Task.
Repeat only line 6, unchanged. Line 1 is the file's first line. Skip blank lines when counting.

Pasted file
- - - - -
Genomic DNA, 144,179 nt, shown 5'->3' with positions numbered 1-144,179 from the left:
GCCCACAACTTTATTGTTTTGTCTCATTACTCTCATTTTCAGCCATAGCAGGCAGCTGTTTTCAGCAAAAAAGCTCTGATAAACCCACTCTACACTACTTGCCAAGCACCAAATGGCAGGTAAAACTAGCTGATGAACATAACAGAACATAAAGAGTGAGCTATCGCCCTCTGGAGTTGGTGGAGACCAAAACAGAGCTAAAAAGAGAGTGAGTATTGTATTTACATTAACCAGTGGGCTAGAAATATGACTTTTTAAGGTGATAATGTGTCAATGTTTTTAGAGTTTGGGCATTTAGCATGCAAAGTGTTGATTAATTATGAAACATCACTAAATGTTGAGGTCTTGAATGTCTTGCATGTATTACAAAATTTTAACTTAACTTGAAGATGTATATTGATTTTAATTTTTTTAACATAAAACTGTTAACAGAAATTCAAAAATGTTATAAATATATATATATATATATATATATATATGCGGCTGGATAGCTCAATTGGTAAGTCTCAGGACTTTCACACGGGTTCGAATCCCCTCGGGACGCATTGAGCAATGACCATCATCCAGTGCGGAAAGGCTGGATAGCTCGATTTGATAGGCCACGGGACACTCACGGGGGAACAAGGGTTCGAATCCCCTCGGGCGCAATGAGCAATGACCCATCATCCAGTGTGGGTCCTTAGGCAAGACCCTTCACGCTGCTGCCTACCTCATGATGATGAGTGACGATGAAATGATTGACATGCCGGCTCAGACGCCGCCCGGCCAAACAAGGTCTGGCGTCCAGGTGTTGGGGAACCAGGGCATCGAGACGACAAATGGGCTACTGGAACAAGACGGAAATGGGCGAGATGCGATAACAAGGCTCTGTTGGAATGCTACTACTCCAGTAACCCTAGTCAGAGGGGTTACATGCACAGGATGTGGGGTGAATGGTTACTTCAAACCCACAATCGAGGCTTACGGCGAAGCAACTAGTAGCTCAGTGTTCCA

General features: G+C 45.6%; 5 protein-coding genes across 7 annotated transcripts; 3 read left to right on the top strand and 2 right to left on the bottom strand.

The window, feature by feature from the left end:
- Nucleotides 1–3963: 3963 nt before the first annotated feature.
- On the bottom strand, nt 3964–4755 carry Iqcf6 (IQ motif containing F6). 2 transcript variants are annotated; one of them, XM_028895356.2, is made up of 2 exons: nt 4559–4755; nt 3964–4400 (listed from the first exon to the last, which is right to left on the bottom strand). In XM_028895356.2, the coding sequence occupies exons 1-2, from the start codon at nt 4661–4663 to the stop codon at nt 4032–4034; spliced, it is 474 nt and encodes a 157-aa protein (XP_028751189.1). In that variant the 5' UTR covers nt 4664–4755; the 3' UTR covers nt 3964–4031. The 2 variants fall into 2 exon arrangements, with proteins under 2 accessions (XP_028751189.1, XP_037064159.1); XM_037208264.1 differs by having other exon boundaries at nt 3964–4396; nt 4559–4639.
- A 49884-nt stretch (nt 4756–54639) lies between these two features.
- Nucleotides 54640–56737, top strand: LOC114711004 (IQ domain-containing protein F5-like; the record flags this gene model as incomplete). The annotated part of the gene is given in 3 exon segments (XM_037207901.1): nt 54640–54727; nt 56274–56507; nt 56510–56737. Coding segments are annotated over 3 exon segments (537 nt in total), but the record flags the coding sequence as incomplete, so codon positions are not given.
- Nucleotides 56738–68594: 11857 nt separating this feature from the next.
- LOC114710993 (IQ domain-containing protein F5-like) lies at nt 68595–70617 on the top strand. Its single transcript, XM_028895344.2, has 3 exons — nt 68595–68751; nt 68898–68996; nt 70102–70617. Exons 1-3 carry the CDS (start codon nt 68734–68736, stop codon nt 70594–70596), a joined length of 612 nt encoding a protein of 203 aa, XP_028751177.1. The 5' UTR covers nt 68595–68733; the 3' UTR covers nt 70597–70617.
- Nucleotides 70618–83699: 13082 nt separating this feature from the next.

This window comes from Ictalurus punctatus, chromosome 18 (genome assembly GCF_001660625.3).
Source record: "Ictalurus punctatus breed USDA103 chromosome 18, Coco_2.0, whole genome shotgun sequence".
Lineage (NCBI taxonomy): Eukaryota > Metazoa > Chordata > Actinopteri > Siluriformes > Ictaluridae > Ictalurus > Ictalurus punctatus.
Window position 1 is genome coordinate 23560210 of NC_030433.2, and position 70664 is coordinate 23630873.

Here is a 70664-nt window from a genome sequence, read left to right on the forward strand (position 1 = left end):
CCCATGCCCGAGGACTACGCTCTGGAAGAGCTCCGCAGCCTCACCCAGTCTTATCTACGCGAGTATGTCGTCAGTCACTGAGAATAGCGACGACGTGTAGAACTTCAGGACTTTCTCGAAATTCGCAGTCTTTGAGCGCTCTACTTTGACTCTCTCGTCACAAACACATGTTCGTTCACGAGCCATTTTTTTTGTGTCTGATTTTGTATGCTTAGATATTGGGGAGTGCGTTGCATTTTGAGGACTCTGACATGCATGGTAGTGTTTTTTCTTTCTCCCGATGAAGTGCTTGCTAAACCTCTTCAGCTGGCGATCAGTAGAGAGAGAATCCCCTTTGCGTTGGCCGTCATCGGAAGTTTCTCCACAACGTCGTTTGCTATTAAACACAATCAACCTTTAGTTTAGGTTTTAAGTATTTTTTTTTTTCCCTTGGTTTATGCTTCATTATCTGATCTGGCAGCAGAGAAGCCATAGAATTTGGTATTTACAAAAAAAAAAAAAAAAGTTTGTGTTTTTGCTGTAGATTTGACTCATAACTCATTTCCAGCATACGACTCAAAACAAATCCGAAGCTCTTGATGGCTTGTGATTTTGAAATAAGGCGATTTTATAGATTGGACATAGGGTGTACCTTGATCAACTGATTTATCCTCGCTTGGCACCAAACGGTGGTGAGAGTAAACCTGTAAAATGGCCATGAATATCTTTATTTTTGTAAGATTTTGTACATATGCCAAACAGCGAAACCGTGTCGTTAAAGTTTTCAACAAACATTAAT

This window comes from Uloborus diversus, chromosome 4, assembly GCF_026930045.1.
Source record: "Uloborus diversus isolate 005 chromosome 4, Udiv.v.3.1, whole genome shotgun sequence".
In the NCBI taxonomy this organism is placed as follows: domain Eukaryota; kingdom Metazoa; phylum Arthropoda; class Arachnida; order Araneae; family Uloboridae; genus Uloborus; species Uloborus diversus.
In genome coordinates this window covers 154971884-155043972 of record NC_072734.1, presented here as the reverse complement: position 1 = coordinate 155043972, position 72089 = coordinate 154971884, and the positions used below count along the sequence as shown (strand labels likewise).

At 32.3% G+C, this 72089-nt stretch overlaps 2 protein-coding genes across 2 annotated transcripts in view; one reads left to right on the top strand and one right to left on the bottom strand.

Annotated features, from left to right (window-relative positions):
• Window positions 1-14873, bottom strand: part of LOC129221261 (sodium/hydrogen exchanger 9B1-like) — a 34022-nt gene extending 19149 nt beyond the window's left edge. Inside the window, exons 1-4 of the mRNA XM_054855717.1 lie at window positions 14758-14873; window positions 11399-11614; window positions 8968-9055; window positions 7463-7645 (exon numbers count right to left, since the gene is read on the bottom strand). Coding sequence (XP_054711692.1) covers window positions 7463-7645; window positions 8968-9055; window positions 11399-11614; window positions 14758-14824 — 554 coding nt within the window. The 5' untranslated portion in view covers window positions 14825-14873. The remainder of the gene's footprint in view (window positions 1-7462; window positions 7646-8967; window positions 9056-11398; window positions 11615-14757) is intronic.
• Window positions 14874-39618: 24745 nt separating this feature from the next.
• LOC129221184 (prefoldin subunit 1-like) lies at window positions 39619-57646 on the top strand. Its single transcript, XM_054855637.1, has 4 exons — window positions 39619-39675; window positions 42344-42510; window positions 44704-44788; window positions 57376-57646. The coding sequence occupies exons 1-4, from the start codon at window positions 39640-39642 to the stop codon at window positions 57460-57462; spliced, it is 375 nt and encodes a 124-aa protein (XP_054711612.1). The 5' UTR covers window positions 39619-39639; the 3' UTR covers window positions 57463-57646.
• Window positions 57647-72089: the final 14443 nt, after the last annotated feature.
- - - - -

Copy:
- On the bottom strand, nt 3964–4755 carry Iqcf6 (IQ motif containing F6). 2 transcript variants are annotated; one of them, XM_028895356.2, is made up of 2 exons: nt 4559–4755; nt 3964–4400 (listed from the first exon to the last, which is right to left on the bottom strand). In XM_028895356.2, the coding sequence occupies exons 1-2, from the start codon at nt 4661–4663 to the stop codon at nt 4032–4034; spliced, it is 474 nt and encodes a 157-aa protein (XP_028751189.1). In that variant the 5' UTR covers nt 4664–4755; the 3' UTR covers nt 3964–4031. The 2 variants fall into 2 exon arrangements, with proteins under 2 accessions (XP_028751189.1, XP_037064159.1); XM_037208264.1 differs by having other exon boundaries at nt 3964–4396; nt 4559–4639.